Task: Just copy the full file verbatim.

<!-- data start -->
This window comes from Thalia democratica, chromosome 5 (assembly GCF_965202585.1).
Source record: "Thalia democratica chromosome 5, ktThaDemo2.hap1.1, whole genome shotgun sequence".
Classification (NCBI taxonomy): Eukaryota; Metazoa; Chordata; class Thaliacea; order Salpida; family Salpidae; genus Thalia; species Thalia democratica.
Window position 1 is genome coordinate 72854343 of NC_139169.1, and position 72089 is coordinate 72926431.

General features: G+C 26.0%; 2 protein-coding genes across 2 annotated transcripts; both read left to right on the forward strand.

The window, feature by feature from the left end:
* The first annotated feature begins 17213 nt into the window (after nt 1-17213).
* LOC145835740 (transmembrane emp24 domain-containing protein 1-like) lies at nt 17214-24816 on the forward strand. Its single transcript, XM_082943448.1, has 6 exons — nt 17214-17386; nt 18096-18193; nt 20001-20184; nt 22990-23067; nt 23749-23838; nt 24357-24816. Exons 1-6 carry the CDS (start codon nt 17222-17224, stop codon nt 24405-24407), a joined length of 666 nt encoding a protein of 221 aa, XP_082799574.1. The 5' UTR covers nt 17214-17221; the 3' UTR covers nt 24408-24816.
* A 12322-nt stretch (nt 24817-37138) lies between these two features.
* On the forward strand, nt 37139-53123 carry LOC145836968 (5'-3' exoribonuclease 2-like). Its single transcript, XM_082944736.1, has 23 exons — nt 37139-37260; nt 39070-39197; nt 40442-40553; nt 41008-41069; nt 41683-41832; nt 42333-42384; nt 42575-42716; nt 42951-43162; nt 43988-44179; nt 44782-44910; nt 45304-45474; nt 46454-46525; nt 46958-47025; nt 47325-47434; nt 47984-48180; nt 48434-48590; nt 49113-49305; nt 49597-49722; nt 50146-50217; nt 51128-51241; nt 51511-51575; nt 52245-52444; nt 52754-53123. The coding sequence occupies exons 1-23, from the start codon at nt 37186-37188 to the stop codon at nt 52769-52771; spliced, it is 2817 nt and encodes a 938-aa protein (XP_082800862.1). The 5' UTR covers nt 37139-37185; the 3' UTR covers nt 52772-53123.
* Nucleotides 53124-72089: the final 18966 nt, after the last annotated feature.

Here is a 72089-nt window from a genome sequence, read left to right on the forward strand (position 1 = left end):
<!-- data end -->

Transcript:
This window comes from Thalia democratica, chromosome 5 (assembly GCF_965202585.1).
Source record: "Thalia democratica chromosome 5, ktThaDemo2.hap1.1, whole genome shotgun sequence".
Classification (NCBI taxonomy): Eukaryota; Metazoa; Chordata; class Thaliacea; order Salpida; family Salpidae; genus Thalia; species Thalia democratica.
Window position 1 is genome coordinate 72854343 of NC_139169.1, and position 72089 is coordinate 72926431.

General features: G+C 26.0%; 2 protein-coding genes across 2 annotated transcripts; both read left to right on the forward strand.

The window, feature by feature from the left end:
* The first annotated feature begins 17213 nt into the window (after nt 1-17213).
* LOC145835740 (transmembrane emp24 domain-containing protein 1-like) lies at nt 17214-24816 on the forward strand. Its single transcript, XM_082943448.1, has 6 exons — nt 17214-17386; nt 18096-18193; nt 20001-20184; nt 22990-23067; nt 23749-23838; nt 24357-24816. Exons 1-6 carry the CDS (start codon nt 17222-17224, stop codon nt 24405-24407), a joined length of 666 nt encoding a protein of 221 aa, XP_082799574.1. The 5' UTR covers nt 17214-17221; the 3' UTR covers nt 24408-24816.
* A 12322-nt stretch (nt 24817-37138) lies between these two features.
* On the forward strand, nt 37139-53123 carry LOC145836968 (5'-3' exoribonuclease 2-like). Its single transcript, XM_082944736.1, has 23 exons — nt 37139-37260; nt 39070-39197; nt 40442-40553; nt 41008-41069; nt 41683-41832; nt 42333-42384; nt 42575-42716; nt 42951-43162; nt 43988-44179; nt 44782-44910; nt 45304-45474; nt 46454-46525; nt 46958-47025; nt 47325-47434; nt 47984-48180; nt 48434-48590; nt 49113-49305; nt 49597-49722; nt 50146-50217; nt 51128-51241; nt 51511-51575; nt 52245-52444; nt 52754-53123. The coding sequence occupies exons 1-23, from the start codon at nt 37186-37188 to the stop codon at nt 52769-52771; spliced, it is 2817 nt and encodes a 938-aa protein (XP_082800862.1). The 5' UTR covers nt 37139-37185; the 3' UTR covers nt 52772-53123.
* Nucleotides 53124-72089: the final 18966 nt, after the last annotated feature.

Here is a 72089-nt window from a genome sequence, read left to right on the forward strand (position 1 = left end):